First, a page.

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Have women journalists in Israel really integrated into the profession?
Unformatted Document Text:  14 despite the inequality in the field, reflects a lack of feminist consciousness towards both the status of women in general, and women journalists in particular. This is also seen in their lack of activity on behalf of women in the organization, specifically, or more generally in the overall profession. By contrast, American women in the media industry were among the first to join the American women’s movement that emerged in the 1960s. By the 1970s, women in the media in North America and Europe, and later on all over the world, established organizations to promote their interests as a group 47 . However, in Israel, there were never formal or informal initiatives to build an organization of women journalists. A third explanation derives from the characteristics of journalism as a profession. The obstacles women journalists come up against are not structural or formal. They are invisible and therefore difficult to identify. In Israel, recruitment to the profession is not formal and promotion within it is not structural. Furthermore, the salary system is primarily based on personal and confidential contracts. Consequently, women journalists have found it difficult to illustrate the discrimination˜from which they or their friends have suffered from. The last explanation, which is also based on the characteristics of the profession, is that in Israel, as in other countries, women in television are prominent as reporters (in specific reporting areas) and primarily as newscasters. The participation of women in highly visible roles maintains a falsely positive impression of women’s condition in the entire journalistic field 48 . Despite the general attitude that advocates equality, the interviewees also supported the gendered differences that were found in the survey. Men journalists embraced the attitude to equality almost to a man, while women journalists presented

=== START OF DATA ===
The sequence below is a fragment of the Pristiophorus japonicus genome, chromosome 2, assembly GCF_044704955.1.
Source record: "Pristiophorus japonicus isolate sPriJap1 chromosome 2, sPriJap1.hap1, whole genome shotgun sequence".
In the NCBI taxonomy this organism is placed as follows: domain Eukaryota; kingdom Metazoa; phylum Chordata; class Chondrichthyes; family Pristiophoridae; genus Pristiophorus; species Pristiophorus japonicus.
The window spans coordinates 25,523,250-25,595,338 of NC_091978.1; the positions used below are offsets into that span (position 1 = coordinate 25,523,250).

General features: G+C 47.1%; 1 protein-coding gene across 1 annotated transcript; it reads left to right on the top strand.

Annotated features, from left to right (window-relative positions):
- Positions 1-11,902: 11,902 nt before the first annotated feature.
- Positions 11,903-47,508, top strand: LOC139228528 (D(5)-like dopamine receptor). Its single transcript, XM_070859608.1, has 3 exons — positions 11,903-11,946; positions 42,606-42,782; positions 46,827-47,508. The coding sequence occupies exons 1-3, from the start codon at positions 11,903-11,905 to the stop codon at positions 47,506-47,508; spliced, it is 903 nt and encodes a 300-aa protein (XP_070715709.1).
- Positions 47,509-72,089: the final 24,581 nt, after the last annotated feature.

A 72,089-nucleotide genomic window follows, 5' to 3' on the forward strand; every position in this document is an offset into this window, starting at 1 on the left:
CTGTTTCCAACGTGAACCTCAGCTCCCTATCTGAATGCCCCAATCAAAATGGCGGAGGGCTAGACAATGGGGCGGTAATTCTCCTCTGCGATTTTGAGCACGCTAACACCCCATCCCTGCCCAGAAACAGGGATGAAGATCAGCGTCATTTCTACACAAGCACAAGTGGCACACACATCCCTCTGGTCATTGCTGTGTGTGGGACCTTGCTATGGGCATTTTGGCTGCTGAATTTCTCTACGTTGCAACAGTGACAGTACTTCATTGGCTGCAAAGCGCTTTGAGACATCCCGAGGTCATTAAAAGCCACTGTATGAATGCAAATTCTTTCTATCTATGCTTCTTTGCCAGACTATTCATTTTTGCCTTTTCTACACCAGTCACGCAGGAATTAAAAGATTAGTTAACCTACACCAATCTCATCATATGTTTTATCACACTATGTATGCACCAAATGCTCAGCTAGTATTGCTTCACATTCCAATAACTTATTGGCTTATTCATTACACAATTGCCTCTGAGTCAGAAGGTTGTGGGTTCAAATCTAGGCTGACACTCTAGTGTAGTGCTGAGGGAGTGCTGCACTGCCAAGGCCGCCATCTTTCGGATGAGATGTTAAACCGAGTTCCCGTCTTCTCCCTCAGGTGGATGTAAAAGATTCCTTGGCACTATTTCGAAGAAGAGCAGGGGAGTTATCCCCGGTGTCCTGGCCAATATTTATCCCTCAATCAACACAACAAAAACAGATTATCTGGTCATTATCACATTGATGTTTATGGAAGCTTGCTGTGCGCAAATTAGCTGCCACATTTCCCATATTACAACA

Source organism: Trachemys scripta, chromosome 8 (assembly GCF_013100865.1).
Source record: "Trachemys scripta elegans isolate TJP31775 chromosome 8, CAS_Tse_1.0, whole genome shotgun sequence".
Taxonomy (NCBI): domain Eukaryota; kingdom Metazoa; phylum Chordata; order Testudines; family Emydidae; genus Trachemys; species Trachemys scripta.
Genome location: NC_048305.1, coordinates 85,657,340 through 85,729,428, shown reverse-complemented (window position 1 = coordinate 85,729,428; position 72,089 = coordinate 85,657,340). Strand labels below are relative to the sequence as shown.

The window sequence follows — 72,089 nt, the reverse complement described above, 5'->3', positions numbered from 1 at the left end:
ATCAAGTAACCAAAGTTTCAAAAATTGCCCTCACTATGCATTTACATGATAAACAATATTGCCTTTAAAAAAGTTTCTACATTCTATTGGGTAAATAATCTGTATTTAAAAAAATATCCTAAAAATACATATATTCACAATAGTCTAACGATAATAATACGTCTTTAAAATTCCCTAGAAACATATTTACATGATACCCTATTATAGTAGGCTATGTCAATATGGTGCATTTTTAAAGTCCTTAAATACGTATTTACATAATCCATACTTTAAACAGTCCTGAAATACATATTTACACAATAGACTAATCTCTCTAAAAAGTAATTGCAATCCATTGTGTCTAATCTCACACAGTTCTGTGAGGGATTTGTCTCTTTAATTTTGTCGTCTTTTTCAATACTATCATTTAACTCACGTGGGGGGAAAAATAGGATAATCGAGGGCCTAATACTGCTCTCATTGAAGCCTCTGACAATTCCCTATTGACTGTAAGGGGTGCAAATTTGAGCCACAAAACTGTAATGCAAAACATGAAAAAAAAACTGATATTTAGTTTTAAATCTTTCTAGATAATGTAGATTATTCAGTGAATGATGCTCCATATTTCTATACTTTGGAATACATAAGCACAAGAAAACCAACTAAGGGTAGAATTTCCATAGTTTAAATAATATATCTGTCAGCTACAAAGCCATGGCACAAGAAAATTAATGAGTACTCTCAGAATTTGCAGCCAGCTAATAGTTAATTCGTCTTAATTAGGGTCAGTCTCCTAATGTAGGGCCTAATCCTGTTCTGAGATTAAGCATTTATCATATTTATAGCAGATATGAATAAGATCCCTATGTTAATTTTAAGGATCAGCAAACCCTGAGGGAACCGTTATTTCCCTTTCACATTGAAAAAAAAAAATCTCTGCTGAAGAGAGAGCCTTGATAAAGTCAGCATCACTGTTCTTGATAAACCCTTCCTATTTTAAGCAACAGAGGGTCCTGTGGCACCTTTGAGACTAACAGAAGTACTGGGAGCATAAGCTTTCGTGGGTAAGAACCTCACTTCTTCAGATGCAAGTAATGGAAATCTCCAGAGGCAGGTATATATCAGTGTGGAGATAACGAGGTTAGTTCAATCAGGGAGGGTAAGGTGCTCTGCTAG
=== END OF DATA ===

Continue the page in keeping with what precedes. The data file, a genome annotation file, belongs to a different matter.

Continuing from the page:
Authors: Lachover, Einat.
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despite the inequality in the field, reflects a lack of feminist consciousness towards
both the status of women in general, and women journalists in particular. This is also
seen in their lack of activity on behalf of women in the organization, specifically, or
more generally in the overall profession. By contrast, American women in the media
industry were among the first to join the American women’s movement that emerged
in the 1960s. By the 1970s, women in the media in North America and Europe, and
later on all over the world, established organizations to promote their interests as a
group
47
. However, in Israel, there were never formal or informal initiatives to build an
organization of women journalists.
A third explanation derives from the characteristics of journalism as a profession.
The obstacles women journalists come up against are not structural or formal. They
are invisible and therefore difficult to identify. In Israel, recruitment to the profession
is not formal and promotion within it is not structural. Furthermore, the salary system
is primarily based on personal and confidential contracts. Consequently, women
journalists have found it difficult to illustrate the discrimination˜from which they or
their friends have suffered from.
The last explanation, which is also based on the characteristics of the profession, is
that in Israel, as in other countries, women in television are prominent as reporters (in
specific reporting areas) and primarily as newscasters. The participation of women in
highly visible roles maintains a falsely positive impression of women’s condition in
the entire journalistic field
48
.
Despite the general attitude that advocates equality, the interviewees also
supported the gendered differences that were found in the survey. Men journalists
embraced the attitude to equality almost to a man, while women journalists presented


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